There’s a moment in Finding Nemo when Dory explains her short-term memory loss: “I forget things almost instantly. It runs in my family. Well, at least I think it does. Hmm. Where are they?” A long pause follows, allowing us to wonder.
If a sequel had to happen, this was the right story to tell. Through Dory, Stanton and co. are able to touch on what it means to live with a disability, and what it’s like to care for someone who struggles with one. The effort is noble and the results are entertaining, but the story itself isn’t as perfect as its predecessor.
Somewhat strangely, we come back to our characters very shortly after the events of Finding Nemo. Nemo isn’t any bigger and still goes to school with Mr. Ray, and Dory forgets that the sea anemone will sting her every few seconds. Following a blow to the head, Dory’s origin story unfolds through flashbacks as she remembers bits and pieces of her childhood, including her parents’ anxious efforts to guide her through life with a memory disorder. These scenes are gut-wrenching: despite their best efforts, we know they’re going to lose her. The more Dory remembers, the more she realizes how much of herself she’s lost.
While the emotional moments work, the story lacks the scale and sweeping arc that made the original so memorable. Finding Nemo was at its core a road movie — it spanned a great distance both spatially and narratively as Dory and Marlin traversed the ocean to rescue Nemo. Perhaps in an effort to avoid repeating the formula of the original, Dory truncates the travel and spends most of its time around one place. Unfortunately, this often makes the film feel like it’s spinning its wheels. I found myself wanting to get back out into the unknown depths.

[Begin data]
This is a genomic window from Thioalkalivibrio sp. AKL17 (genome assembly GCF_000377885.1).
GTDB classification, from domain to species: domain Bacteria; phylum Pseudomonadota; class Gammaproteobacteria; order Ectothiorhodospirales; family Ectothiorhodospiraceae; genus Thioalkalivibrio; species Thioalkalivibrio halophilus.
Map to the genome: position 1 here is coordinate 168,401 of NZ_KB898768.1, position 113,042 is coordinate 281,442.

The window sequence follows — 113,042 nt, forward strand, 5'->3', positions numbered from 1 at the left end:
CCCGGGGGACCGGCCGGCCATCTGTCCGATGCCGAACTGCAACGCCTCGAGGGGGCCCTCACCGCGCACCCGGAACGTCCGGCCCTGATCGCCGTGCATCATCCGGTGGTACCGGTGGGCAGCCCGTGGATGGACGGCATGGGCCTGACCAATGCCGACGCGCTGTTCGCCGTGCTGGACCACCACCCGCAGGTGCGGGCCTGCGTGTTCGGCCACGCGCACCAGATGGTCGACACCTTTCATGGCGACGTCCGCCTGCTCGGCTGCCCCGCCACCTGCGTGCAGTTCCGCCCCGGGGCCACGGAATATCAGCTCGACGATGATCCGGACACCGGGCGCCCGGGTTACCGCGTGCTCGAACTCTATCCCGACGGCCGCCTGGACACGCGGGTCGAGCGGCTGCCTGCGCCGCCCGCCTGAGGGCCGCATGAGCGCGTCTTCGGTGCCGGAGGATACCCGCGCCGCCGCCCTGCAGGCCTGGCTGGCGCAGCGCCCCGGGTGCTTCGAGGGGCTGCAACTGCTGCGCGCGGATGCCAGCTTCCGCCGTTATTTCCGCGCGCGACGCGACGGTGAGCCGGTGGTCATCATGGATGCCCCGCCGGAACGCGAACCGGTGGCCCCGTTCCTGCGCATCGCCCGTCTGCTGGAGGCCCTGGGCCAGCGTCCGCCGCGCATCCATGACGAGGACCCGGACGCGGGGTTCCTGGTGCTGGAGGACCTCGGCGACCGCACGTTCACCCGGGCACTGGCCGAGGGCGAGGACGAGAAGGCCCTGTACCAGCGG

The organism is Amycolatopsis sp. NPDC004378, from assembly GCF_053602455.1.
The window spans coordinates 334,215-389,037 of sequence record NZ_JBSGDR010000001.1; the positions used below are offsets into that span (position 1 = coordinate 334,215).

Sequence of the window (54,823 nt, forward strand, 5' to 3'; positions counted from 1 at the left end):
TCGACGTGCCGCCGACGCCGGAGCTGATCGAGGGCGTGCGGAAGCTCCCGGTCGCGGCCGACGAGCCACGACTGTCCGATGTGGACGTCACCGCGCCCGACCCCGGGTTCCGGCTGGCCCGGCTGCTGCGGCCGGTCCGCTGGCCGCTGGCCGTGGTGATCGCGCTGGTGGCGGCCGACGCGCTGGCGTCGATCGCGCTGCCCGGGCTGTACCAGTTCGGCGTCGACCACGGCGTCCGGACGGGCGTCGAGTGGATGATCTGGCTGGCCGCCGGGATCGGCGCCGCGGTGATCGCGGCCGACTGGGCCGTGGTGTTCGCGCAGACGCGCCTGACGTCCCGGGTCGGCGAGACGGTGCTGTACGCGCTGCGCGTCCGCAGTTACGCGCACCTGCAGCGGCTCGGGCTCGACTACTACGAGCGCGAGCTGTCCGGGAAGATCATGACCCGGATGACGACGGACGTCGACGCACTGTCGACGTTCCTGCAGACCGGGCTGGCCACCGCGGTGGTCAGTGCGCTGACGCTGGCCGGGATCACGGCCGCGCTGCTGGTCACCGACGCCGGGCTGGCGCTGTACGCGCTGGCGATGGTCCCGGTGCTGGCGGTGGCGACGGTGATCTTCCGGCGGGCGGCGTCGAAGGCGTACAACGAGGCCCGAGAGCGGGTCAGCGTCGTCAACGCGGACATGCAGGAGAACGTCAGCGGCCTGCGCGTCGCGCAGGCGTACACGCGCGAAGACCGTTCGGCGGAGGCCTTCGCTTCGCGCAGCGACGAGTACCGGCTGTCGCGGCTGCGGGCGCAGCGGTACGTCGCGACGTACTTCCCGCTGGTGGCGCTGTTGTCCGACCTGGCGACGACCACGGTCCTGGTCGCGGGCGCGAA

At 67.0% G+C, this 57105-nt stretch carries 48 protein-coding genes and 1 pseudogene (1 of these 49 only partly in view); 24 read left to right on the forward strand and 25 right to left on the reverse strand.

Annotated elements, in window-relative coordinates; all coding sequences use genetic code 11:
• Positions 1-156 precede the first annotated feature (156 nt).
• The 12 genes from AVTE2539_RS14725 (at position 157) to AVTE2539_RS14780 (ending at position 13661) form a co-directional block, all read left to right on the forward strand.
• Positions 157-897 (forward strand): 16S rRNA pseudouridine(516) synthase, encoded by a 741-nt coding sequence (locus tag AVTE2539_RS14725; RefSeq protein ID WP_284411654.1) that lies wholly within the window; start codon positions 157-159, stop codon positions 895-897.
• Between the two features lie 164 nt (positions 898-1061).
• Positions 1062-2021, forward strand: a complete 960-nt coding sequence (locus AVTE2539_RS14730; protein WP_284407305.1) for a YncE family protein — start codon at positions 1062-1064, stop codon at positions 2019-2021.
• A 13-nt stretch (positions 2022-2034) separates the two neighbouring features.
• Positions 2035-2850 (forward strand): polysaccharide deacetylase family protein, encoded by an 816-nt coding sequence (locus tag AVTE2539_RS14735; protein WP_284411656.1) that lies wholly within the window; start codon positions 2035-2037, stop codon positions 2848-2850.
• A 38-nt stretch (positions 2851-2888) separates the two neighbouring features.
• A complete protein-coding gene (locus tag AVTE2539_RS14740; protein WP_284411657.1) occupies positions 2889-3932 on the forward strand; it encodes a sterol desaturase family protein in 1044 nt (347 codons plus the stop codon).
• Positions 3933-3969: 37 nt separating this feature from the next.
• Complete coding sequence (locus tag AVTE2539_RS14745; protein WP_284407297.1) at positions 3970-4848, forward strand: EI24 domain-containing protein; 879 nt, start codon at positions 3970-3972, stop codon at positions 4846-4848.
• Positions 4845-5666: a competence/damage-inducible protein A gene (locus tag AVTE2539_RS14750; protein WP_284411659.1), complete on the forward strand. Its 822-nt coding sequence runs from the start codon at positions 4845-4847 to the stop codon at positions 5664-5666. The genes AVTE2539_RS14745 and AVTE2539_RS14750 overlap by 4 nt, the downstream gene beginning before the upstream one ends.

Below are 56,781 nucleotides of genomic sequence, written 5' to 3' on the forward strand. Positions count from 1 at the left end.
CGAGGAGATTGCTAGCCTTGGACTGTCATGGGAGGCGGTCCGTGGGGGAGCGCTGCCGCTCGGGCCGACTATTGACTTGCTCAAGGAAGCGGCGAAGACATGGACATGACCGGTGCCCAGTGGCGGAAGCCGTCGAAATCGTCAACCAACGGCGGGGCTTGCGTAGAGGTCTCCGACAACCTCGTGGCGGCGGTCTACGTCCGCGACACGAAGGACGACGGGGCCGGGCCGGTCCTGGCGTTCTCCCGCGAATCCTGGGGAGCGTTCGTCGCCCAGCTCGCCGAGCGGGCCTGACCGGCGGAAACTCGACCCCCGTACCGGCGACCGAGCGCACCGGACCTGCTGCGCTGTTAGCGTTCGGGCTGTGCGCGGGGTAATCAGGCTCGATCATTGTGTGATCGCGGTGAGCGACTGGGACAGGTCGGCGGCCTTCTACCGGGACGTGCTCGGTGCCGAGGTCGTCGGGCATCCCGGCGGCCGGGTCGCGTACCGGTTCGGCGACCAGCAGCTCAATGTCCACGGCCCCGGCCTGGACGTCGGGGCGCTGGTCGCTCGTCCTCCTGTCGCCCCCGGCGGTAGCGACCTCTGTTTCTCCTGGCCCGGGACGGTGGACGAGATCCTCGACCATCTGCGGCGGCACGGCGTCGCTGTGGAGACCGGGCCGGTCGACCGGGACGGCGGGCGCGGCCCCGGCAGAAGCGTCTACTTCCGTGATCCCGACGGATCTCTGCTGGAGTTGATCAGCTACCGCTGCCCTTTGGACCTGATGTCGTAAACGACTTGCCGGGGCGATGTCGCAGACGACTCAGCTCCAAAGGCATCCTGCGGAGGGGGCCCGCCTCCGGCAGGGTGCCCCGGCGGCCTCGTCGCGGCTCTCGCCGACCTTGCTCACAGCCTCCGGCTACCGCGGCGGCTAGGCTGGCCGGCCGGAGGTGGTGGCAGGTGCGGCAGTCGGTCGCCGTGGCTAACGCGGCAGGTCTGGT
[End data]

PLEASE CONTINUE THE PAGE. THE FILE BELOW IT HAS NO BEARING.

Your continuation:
Following up an impressive outing in the 70’s with Days of Future Past, Apocalypse is the latest installment of Fox’s hit-or-miss X-men series, set a decade later. The verdict: it’s a miss, but it’s a fun miss.
The plot, such as it is, revolves around the re-appearance of ancient über-mutant Apocalypse. The good guys have to stop him. That’s about it.
Oscar Issac is completely wasted in the title role: he’s goofy, oddly unthreatening for being the most powerful mutant ever, and the victim of a really bad makeup job. It’s bad, but also a little hilarious. Other new additions to the cast are more welcome. Tye Sheridan does a respectable job emoting as Cyclops, a guy who wears sunglasses one hundred percent of the time. I enjoyed Sophie Turner as Jean Grey, but that may just be because I like her so much on Game of Thrones.
The real reason to go to this movie is Evan Peters’ Quicksilver. His rescue sequence is pure 80’s soundtracked joy, despite some questionable visual effects work that make it look like he’s saving cardboard cutouts as opposed to real human beings. That’s only one example of the VFX problems that riddle the film, which is baffling because Days of Future Past had no such issues.
Apocalypse’s shortcomings don’t ruin the experience — they’re endearing and funny. The campy nonsense and laughable effects are actually a nice tonal break from the airtight, relentlessly well-produced Marvel Cinematic Universe. Sometimes you just want to turn your brain off.